Kathmandu ranked third most polluted city worldwide, urgent need to contain wildfires « Khabarhub
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Kathmandu ranked third most polluted city worldwide, urgent need to contain wildfires


08 April 2024  

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KATHMANDU: Incidents of forest fires across Nepal have escalated air pollution levels in major cities like Kathmandu and Pokhara.

This afternoon, Kathmandu was listed as the third most polluted city globally, with an Air Quality Index (AQI) recording of 165.

Measurements indicated AQI levels of 158 in Khumaltar, 175 near the Bhaktapur Cancer Hospital, and 120 in the Ratnapark area, raising significant concerns for public health.

Environmental activist Rajan Thapa highlighted that an AQI exceeding 100 poses severe risks to human health.

Typically, Nepal witnesses around 2,500 wildfires annually, with 80 percent occurring between late February and late May. The period from mid-March to mid-May is particularly critical, accounting for 60 percent of reported forest fires.

Contributors to air pollution include vehicle emissions, road dust, industrial emissions, poor waste management, and forest fires. Urgent systematic measures are needed to address these issues, Thapa emphasized, advocating for environmentally friendly transportation options.

Meteorologist Barun Paudel cautioned of dry conditions persisting in the upcoming week, posing challenges in wildfire containment. A potential heatwave could exacerbate dryness, escalating the wildfire risk.

Wildfire expert Sundar Sharma underscored the detrimental impact of forest fires on air quality, citing reports from NASA of 130 forest fire locations across Nepal on Monday. Sharma emphasized the urgency of forest fire control measures to combat air pollution.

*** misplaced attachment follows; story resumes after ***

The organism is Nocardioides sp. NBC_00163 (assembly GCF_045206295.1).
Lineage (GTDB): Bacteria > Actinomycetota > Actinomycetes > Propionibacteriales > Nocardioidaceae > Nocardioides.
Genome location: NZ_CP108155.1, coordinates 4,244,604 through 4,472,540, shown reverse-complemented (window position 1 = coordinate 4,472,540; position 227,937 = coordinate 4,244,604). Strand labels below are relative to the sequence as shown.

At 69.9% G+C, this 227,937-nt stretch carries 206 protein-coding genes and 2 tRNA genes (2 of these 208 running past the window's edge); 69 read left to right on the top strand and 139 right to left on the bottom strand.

Forest and Environment Ministry Spokesperson Badri Raj Dhungana attributed the rise in pollution to insufficient state investment, lack of awareness, and coordination among stakeholders. Dhungana stressed the need for increased publicity campaigns to control forest fires.

Chest specialist Dr. Niraj Bam warned of the short-term and long-term health risks posed by air pollution, including respiratory diseases, asthma, and cardiovascular issues. Bam advised precautions such as staying indoors during peak pollution hours, wearing masks when necessary, and avoiding early morning outdoor activities.

Management Action Plan for Kathmandu Valley states that an AQI exceeding 300 is considered a disaster, recommending measures like refraining from burning garbage and enhancing street cleaning efforts.

The National Environment Policy outlines the preparation and implementation of national standards to reduce pollution, including measures to map air, water, and sound quality in polluted areas.

Environment-friendly technologies will be implemented to manage emissions from industries, aligning with the policy’s objectives to combat pollution effectively.

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Publish Date : 08 April 2024 17:13 PM

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